Sol Gabetta interpreta a Franck y Debussy
Sol Gabetta en el Solsberg Festival (I/III)
Sobre el programa...
At the Solsberg Festival in 2012, the star of cello Sol Gabetta is accompanied by Baïba Skride, Vilde Frang, Ula Uljiona, Bertrand Chamayou and Frank Braley to perform works by Franck and Debussy.
The Solsberg Festival was founded in 2006 by Argentinian cellist Sol Gabetta who is now its Artistic Director. In an exceptional site – the Baroque church St. Martin in Rheinfelden and the Olsberg's cloister – the festival gathers once a year some of the best contemporary talents in the world in a friendly atmosphere with exceptional concerts.
In 2012, the 7th edition of the festival welcomes choice musicians alongside Sol Gabetta: violinists Baïba Skride (1st prize at the Queen Elisabeth Competition in 2001) and Vilde Frang (who made her debuts at the Lucerne Festival under Bernard Haitink's baton), violist Ula Ulijona (1st prize at the Primrose International Viola Competition and soloist of the Kremerata Baltica Chamber Orchestra of Baltic countries). They are joined by pianists Bertrand Chamayou (who was awarded in 2012 a Victoire de la Musique classique in the category Instrumental Soloist of the Year) and Frank Braley (Premier Grand Prix and Prix du Public at the Queen Elisabeth Competition in 1991 aged only 22).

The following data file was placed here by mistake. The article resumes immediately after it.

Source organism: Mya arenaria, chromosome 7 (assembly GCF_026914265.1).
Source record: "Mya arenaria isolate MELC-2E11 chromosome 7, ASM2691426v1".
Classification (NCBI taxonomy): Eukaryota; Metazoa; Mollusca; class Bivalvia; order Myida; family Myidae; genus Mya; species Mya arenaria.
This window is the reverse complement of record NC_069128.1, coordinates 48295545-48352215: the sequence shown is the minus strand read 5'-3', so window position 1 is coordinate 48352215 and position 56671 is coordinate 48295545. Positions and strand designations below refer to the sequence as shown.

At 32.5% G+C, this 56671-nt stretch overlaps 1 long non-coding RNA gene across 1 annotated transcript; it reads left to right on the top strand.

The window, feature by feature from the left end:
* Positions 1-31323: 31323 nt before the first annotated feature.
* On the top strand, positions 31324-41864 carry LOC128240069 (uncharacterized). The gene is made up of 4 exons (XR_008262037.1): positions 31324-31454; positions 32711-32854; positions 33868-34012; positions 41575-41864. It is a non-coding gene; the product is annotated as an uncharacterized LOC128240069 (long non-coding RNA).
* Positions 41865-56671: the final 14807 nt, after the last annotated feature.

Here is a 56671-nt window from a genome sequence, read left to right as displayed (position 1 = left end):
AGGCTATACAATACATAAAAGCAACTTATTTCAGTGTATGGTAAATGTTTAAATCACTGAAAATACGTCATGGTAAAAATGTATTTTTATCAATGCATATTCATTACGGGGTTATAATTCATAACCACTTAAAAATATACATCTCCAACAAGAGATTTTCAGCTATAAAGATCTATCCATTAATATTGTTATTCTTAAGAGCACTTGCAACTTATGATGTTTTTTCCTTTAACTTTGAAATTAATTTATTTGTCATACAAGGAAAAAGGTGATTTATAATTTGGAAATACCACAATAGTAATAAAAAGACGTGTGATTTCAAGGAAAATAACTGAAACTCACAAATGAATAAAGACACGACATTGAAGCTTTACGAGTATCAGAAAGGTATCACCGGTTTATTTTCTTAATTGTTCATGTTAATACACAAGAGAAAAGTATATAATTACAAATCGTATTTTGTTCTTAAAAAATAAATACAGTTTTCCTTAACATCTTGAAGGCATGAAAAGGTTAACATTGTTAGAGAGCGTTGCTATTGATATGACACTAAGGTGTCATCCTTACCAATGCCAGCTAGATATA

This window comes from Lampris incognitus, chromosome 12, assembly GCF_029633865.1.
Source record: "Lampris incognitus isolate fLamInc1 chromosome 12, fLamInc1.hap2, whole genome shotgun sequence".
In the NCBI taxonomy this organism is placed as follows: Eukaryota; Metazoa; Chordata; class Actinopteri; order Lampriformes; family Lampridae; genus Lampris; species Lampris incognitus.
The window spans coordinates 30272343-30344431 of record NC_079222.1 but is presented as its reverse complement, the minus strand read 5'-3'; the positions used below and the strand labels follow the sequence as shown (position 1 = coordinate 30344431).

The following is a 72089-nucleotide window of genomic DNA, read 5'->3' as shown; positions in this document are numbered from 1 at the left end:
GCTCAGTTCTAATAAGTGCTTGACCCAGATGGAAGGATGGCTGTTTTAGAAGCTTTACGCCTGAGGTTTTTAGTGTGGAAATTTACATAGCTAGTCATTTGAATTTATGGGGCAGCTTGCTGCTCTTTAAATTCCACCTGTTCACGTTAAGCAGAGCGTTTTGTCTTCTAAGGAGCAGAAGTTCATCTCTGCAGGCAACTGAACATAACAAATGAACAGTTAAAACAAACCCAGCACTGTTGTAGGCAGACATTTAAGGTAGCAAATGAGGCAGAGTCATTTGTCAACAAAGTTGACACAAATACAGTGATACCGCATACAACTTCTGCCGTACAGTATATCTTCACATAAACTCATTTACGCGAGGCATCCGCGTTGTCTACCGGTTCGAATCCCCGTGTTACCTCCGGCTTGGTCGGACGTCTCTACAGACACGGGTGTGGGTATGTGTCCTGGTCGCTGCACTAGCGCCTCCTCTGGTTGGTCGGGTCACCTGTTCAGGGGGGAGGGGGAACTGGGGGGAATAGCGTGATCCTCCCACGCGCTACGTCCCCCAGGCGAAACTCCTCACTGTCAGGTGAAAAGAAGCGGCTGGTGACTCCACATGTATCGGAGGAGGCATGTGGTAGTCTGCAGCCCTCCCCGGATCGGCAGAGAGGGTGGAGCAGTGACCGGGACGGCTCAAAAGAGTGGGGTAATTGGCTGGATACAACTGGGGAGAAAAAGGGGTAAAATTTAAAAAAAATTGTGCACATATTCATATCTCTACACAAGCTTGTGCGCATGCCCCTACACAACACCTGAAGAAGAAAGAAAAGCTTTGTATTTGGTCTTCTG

The concert opens with a major work of national chamber music, the Quintet for Piano and Strings in F Minor composed by César Franck in 1879 and dedicated to Camille Saint-Saëns. With this quintet, César Franck led the style to its height, which was afterwards brilliantly taken again by great composers among whom Ernest Chausson, Gabriel Fauré and Gabriel Pierné.
The second part of this concert is devoted to the Épigraphes antiques, a cycle of six piano pieces for four hands, composed in 1914 by Claude Debussy. Indeed Debussy took back some elements of an unique score he had composed in 1901 to accompany his friend Pierre Louÿs, the Songs of Bilitis. These "musical miniatures" reflect influences of Antiquity, not only according to the themes, the sounds, but also according to their shape reminding us of symmetrical structures that characterized art works in ancient Greece.